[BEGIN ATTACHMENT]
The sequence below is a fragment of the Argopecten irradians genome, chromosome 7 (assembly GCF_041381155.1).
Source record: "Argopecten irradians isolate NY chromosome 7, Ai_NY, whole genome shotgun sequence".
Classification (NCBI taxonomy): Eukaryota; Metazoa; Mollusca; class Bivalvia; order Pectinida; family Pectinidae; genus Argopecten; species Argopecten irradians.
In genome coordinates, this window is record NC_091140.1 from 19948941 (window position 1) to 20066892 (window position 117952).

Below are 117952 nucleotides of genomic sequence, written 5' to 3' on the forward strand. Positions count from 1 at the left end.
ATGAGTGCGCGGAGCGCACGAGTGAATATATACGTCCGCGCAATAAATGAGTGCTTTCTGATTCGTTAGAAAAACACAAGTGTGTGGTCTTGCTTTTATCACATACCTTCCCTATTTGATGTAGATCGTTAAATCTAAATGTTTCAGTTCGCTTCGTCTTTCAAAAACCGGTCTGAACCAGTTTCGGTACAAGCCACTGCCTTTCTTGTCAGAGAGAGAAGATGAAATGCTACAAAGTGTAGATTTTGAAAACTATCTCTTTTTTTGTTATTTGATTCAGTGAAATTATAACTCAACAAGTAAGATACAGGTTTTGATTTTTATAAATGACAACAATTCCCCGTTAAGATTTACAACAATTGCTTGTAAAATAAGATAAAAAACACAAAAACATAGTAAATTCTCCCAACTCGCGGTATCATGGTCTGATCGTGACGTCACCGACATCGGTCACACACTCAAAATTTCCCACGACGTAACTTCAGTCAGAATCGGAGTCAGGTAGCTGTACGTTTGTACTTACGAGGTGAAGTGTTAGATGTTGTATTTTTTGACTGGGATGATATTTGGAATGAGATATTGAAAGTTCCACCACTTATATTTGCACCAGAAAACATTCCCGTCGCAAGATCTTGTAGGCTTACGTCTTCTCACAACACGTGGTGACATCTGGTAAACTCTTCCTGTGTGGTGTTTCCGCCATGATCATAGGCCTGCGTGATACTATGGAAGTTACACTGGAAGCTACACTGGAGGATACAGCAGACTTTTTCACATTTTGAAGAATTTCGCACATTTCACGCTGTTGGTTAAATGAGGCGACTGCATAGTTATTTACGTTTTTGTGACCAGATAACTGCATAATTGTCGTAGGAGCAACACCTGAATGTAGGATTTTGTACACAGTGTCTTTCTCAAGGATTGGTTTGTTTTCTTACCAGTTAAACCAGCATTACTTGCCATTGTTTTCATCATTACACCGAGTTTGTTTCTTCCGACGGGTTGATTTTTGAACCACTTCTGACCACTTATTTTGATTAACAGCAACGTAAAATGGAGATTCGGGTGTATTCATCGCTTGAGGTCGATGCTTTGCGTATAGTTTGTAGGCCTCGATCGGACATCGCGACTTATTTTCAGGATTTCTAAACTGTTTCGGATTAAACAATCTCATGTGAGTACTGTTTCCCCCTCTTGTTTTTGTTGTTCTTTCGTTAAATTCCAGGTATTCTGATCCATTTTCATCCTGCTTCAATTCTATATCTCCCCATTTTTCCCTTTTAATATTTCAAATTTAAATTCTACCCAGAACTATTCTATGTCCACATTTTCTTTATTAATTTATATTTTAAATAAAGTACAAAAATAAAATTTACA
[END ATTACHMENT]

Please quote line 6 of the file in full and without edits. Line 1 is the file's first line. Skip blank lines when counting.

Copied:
ATGAGTGCGCGGAGCGCACGAGTGAATATATACGTCCGCGCAATAAATGAGTGCTTTCTGATTCGTTAGAAAAACACAAGTGTGTGGTCTTGCTTTTATCACATACCTTCCCTATTTGATGTAGATCGTTAAATCTAAATGTTTCAGTTCGCTTCGTCTTTCAAAAACCGGTCTGAACCAGTTTCGGTACAAGCCACTGCCTTTCTTGTCAGAGAGAGAAGATGAAATGCTACAAAGTGTAGATTTTGAAAACTATCTCTTTTTTTGTTATTTGATTCAGTGAAATTATAACTCAACAAGTAAGATACAGGTTTTGATTTTTATAAATGACAACAATTCCCCGTTAAGATTTACAACAATTGCTTGTAAAATAAGATAAAAAACACAAAAACATAGTAAATTCTCCCAACTCGCGGTATCATGGTCTGATCGTGACGTCACCGACATCGGTCACACACTCAAAATTTCCCACGACGTAACTTCAGTCAGAATCGGAGTCAGGTAGCTGTACGTTTGTACTTACGAGGTGAAGTGTTAGATGTTGTATTTTTTGACTGGGATGATATTTGGAATGAGATATTGAAAGTTCCACCACTTATATTTGCACCAGAAAACATTCCCGTCGCAAGATCTTGTAGGCTTACGTCTTCTCACAACACGTGGTGACATCTGGTAAACTCTTCCTGTGTGGTGTTTCCGCCATGATCATAGGCCTGCGTGATACTATGGAAGTTACACTGGAAGCTACACTGGAGGATACAGCAGACTTTTTCACATTTTGAAGAATTTCGCACATTTCACGCTGTTGGTTAAATGAGGCGACTGCATAGTTATTTACGTTTTTGTGACCAGATAACTGCATAATTGTCGTAGGAGCAACACCTGAATGTAGGATTTTGTACACAGTGTCTTTCTCAAGGATTGGTTTGTTTTCTTACCAGTTAAACCAGCATTACTTGCCATTGTTTTCATCATTACACCGAGTTTGTTTCTTCCGACGGGTTGATTTTTGAACCACTTCTGACCACTTATTTTGATTAACAGCAACGTAAAATGGAGATTCGGGTGTATTCATCGCTTGAGGTCGATGCTTTGCGTATAGTTTGTAGGCCTCGATCGGACATCGCGACTTATTTTCAGGATTTCTAAACTGTTTCGGATTAAACAATCTCATGTGAGTACTGTTTCCCCCTCTTGTTTTTGTTGTTCTTTCGTTAAATTCCAGGTATTCTGATCCATTTTCATCCTGCTTCAATTCTATATCTCCCCATTTTTCCCTTTTAATATTTCAAATTTAAATTCTACCCAGAACTATTCTATGTCCACATTTTCTTTATTAATTTATATTTTAAATAAAGTACAAAAATAAAATTTACA